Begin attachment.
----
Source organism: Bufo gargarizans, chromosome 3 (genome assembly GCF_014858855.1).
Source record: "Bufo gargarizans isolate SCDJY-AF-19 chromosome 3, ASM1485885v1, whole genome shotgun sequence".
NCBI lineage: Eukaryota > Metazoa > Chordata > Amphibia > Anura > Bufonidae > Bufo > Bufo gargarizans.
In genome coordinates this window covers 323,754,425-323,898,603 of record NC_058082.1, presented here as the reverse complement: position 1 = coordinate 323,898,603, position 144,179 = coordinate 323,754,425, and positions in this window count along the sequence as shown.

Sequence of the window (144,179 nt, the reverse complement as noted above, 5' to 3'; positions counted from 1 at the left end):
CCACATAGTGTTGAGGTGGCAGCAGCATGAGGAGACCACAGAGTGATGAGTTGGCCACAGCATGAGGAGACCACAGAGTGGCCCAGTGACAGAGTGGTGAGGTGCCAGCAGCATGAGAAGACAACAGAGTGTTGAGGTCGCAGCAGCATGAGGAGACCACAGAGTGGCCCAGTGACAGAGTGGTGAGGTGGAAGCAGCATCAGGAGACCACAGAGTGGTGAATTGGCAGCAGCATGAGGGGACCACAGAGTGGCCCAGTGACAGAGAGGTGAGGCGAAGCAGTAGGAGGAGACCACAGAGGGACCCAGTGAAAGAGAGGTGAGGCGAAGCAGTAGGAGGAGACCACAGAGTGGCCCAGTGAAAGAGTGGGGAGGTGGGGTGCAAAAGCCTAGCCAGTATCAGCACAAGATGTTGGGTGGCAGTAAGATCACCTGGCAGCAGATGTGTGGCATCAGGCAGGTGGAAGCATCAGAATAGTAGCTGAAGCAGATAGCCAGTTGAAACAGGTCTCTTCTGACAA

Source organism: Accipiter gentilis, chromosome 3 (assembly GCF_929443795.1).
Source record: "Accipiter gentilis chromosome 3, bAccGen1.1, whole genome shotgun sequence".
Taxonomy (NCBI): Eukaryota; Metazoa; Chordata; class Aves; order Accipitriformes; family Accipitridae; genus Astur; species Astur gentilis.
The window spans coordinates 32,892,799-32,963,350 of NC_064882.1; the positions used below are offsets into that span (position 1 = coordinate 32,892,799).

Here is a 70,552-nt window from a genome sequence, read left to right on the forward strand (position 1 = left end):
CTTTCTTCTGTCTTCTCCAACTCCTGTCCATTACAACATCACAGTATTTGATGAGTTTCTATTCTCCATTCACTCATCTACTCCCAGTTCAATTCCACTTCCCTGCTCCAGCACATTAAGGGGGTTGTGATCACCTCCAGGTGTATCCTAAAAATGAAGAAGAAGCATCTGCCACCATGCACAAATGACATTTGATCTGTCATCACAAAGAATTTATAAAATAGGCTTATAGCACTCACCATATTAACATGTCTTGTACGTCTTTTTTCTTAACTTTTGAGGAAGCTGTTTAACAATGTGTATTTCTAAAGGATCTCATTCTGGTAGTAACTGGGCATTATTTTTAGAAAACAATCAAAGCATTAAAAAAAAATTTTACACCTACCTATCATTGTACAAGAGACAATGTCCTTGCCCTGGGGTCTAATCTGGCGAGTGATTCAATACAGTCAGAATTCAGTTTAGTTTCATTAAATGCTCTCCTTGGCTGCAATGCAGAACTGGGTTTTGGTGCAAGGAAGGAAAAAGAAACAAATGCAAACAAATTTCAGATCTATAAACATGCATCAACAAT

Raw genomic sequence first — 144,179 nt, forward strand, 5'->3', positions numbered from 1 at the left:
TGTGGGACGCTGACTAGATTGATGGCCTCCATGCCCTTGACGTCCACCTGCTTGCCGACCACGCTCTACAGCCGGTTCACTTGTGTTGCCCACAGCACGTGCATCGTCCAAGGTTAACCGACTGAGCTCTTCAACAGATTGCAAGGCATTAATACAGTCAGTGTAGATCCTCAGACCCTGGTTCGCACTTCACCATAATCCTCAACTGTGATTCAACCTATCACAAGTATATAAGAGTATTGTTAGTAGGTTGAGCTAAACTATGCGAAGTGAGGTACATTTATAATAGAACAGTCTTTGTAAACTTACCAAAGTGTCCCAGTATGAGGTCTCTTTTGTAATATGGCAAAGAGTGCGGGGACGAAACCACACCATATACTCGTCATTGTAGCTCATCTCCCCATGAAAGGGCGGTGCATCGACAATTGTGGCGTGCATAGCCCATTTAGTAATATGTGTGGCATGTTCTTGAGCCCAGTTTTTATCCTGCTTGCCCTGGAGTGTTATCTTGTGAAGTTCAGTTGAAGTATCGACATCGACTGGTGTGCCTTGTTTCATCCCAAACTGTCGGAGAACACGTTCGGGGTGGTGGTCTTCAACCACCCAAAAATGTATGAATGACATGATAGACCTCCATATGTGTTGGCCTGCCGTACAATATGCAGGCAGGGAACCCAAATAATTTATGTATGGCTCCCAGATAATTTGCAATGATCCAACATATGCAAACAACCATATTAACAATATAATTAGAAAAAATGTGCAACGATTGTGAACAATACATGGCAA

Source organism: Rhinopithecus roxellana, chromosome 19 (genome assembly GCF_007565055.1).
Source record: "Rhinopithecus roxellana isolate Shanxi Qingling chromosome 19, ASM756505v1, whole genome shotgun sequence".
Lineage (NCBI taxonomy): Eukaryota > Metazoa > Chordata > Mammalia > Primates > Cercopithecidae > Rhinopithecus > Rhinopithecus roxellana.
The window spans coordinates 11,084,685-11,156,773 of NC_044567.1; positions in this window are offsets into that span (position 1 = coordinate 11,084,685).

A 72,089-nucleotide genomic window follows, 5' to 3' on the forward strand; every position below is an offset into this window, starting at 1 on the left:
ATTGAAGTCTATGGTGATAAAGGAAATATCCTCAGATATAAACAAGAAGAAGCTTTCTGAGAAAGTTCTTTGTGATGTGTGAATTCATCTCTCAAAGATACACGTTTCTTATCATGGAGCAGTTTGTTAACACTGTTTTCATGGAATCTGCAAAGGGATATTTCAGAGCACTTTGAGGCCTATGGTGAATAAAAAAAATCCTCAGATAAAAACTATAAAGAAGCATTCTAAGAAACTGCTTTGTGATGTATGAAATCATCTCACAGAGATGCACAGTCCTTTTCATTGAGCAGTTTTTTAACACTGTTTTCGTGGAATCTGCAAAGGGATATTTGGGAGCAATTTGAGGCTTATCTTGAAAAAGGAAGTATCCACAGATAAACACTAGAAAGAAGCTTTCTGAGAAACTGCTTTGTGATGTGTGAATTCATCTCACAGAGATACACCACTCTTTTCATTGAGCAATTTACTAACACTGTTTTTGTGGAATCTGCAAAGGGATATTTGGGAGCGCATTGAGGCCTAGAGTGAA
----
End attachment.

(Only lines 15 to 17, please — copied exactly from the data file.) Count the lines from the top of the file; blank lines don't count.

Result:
Source organism: Rhinopithecus roxellana, chromosome 19 (genome assembly GCF_007565055.1).
Source record: "Rhinopithecus roxellana isolate Shanxi Qingling chromosome 19, ASM756505v1, whole genome shotgun sequence".
Lineage (NCBI taxonomy): Eukaryota > Metazoa > Chordata > Mammalia > Primates > Cercopithecidae > Rhinopithecus > Rhinopithecus roxellana.